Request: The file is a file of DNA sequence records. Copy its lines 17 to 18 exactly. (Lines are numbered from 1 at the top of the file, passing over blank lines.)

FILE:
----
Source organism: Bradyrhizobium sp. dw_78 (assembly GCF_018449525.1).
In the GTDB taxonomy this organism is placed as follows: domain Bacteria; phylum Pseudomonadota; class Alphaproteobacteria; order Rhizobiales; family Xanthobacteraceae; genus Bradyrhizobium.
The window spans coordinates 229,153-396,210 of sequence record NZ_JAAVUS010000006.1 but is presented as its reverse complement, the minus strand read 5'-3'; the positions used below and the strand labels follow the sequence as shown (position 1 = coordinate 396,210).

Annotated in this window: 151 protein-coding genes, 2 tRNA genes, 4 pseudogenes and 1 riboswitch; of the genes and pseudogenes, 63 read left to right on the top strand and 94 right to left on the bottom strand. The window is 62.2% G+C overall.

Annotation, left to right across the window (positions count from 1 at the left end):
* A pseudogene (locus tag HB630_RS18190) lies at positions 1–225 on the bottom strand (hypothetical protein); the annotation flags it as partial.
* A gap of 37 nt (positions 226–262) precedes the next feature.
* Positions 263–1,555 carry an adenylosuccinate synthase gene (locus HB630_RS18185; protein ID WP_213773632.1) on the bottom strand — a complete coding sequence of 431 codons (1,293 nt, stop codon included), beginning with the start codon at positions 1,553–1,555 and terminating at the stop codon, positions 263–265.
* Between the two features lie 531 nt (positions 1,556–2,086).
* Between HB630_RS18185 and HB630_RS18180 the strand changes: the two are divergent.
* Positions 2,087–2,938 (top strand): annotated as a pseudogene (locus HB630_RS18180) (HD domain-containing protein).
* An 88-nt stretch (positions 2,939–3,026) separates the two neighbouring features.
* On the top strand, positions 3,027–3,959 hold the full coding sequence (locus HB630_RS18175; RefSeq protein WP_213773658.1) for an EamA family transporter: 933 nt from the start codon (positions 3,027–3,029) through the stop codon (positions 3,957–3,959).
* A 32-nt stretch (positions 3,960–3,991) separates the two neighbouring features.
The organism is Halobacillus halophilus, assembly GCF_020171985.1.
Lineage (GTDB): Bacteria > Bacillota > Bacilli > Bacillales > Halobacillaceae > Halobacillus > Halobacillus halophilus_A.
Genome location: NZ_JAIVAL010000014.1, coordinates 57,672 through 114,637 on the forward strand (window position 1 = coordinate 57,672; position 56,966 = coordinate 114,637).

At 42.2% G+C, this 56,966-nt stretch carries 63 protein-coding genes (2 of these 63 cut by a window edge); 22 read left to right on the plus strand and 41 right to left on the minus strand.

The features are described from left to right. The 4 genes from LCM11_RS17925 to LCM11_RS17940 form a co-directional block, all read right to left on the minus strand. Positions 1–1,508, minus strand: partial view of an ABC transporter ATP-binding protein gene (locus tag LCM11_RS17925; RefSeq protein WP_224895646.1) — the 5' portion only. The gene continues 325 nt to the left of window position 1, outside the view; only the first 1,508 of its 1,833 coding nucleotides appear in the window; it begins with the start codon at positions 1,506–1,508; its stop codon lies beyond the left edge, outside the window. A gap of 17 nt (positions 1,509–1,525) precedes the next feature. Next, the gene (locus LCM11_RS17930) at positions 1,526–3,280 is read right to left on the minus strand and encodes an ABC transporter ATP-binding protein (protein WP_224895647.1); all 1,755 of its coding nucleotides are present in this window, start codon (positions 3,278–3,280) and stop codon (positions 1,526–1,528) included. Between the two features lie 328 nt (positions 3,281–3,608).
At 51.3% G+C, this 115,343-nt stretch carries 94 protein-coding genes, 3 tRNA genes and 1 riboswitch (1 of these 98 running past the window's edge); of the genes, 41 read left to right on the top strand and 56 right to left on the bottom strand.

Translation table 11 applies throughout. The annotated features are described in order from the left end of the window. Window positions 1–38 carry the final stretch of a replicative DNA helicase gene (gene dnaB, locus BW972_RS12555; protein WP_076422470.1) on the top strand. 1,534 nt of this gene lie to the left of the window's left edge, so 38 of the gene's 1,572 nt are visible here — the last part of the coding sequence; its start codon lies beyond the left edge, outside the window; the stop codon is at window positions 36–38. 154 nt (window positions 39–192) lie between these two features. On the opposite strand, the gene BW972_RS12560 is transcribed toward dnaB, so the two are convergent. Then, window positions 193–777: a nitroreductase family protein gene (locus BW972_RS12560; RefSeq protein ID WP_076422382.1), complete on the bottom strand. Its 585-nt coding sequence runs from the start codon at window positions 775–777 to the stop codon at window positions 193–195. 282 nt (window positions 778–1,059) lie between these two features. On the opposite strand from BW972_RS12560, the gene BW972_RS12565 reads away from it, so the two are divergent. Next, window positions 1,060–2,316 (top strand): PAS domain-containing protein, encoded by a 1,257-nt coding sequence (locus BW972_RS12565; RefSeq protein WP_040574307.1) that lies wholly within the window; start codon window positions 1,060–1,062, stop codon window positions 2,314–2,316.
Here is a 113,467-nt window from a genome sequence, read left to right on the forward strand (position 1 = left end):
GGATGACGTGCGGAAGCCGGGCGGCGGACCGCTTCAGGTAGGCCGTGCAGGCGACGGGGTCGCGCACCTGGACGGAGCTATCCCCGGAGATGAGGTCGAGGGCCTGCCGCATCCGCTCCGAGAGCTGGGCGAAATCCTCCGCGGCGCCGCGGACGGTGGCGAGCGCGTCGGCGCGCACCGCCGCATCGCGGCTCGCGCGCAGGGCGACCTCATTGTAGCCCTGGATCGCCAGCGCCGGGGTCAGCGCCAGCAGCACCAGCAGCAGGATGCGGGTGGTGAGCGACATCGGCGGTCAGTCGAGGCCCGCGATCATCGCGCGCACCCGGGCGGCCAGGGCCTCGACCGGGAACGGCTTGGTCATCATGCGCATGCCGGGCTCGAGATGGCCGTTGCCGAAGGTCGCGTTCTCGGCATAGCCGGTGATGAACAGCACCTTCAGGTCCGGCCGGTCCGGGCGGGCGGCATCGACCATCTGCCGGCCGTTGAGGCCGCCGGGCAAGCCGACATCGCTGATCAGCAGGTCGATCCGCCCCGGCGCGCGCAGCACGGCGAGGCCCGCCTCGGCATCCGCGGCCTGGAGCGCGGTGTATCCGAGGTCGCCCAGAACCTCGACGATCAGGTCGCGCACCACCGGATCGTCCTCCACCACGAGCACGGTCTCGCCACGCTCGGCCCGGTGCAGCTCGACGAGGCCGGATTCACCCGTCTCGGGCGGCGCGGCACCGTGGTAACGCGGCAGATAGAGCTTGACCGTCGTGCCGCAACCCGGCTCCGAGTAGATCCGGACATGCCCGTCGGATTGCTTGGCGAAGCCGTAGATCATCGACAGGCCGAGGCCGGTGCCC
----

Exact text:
Genome location: NZ_JAIVAL010000014.1, coordinates 57,672 through 114,637 on the forward strand (window position 1 = coordinate 57,672; position 56,966 = coordinate 114,637).

At 42.2% G+C, this 56,966-nt stretch carries 63 protein-coding genes (2 of these 63 cut by a window edge); 22 read left to right on the plus strand and 41 right to left on the minus strand.